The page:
• It’s a desert climate: it’s searing hot and sunny in the day but can get cold at night.
  • It’s dusty and you will get dirty.
  • You’re going to want to sit on the ground.
  • You’ll be walking a lot.
  • You might get wet.
  • You’re going to want to make bathroom trips as quick as possible.
  • You may want to be hands-free.
  • Your stuff may get trashed.
  • Decide now if you’re dressing for dancing, crowd surfing, or sitting on shoulders. (Just know, if you do the latter, people will hate you).

Here is my #1 tip for packing for Coachella: Get a locker. I wanted to have everything I needed but I didn’t want to be burdened with stuff while navigating the festival grounds. People suggested bringing a jacket or even a pair of pants to change into at night. Who wants to carry that all day? Having the locker was great. I scheduled in the pit stops to unload my stuff and swap out what I’d need for the next leg of my day.

Day 1 Outfit

I decided to go the girly route and wore long skirts for 2 out of 3 outfits. Why? I liked the idea of a breezy skirt that had lots of fabric to sit on when I was tired or snacking. I also brought a pair of denim cutoffs in classic Coachella fashion in case I changed my mind.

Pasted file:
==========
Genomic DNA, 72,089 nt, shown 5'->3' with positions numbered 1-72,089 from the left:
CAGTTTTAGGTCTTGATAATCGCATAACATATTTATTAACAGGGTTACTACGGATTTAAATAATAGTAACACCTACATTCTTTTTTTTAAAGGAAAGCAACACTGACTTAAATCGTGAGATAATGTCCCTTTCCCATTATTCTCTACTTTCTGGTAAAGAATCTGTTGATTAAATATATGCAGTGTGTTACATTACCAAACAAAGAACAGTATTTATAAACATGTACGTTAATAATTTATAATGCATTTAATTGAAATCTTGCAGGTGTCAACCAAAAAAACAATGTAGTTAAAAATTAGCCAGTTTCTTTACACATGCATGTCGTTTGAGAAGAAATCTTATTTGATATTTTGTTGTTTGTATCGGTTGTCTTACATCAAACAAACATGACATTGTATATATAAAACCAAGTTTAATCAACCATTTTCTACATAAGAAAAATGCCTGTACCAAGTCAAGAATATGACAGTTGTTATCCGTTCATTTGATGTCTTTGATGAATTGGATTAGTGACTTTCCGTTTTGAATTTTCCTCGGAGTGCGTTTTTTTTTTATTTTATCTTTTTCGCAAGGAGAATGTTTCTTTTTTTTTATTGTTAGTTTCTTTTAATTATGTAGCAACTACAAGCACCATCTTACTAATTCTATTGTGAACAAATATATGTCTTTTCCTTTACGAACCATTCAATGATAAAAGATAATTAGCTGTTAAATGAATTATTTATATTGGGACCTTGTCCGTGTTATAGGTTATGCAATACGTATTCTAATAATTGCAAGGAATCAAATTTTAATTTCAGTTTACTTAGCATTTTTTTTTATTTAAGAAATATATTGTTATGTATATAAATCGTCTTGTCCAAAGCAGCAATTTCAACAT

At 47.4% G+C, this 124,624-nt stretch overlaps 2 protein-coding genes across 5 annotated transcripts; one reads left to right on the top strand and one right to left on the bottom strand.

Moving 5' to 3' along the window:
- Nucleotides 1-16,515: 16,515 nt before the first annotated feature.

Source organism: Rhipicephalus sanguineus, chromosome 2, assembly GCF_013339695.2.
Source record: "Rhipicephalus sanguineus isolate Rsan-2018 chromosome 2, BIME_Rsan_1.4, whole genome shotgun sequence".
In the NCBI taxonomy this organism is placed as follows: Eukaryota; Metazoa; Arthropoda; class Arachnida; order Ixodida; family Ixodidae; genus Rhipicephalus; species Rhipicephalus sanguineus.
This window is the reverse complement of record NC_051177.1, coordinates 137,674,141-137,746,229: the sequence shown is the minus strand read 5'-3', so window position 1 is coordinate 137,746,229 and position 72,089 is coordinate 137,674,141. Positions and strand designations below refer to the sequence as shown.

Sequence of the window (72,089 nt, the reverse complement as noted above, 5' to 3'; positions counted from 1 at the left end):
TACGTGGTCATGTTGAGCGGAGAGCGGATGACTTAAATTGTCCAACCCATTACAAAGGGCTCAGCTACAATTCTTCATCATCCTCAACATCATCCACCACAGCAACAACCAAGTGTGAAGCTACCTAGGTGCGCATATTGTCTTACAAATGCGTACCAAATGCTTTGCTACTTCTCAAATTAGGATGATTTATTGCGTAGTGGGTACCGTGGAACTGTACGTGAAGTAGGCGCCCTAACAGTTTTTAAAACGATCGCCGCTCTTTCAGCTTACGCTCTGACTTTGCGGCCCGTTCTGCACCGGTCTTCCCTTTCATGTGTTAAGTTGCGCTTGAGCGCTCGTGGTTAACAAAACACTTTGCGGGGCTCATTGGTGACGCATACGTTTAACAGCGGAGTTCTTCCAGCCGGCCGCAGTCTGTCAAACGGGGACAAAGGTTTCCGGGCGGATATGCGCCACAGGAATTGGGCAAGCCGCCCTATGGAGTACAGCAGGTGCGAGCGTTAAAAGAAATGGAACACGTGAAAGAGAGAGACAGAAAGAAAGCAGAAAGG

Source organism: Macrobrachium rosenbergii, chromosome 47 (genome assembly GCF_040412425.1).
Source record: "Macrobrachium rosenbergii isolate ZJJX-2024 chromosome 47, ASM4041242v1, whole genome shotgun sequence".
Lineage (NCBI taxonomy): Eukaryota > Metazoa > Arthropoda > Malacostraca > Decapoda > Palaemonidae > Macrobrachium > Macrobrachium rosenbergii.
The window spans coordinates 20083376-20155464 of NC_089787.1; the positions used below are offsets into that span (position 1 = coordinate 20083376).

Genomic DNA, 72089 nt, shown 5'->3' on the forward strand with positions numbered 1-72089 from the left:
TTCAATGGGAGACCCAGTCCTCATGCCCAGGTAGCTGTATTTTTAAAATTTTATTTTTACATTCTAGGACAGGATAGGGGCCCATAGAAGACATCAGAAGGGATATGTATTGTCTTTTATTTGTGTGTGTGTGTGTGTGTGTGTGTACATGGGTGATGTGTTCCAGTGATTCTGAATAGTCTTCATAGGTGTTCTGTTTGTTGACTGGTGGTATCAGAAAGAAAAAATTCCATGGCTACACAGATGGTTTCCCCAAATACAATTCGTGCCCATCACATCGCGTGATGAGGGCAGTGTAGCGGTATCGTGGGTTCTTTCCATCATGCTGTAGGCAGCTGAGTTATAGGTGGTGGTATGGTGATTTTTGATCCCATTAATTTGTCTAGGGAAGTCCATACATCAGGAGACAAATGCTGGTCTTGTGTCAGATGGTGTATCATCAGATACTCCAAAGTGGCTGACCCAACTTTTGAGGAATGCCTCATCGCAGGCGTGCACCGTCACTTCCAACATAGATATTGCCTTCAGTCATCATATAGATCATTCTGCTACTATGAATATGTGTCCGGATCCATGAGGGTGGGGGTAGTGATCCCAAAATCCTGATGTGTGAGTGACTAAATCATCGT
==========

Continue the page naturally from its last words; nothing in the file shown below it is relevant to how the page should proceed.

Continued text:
This outfit is all about the movement of this skirt. The high slits on both sides, when caught in a breeze, look so cool. I also wanted to be cool so I wore a halter top with some colourful fringe. Topped it off with a crossbody bag that matched the ivory shades.

A note about footwear. I read a lot of blog posts about music festival footwear and a lot of them mentioned getting toes trampled, having sore feet, being dirty, and generally, people agreed open-toed shoes were a bad idea. Sneakers are the comfiest choice, but I liked the idea of a sturdy pair of boots. For added comfort, I added gel insoles. A lot of people were wearing sandals though because you don’t have to be in the middle of the rowdy crowd if you don’t want to. You can easily just hang out around the brand tents, the food stations, the calmer shaded areas and run absolutely no risk of having your toes stepped on.

Day 2 Outfit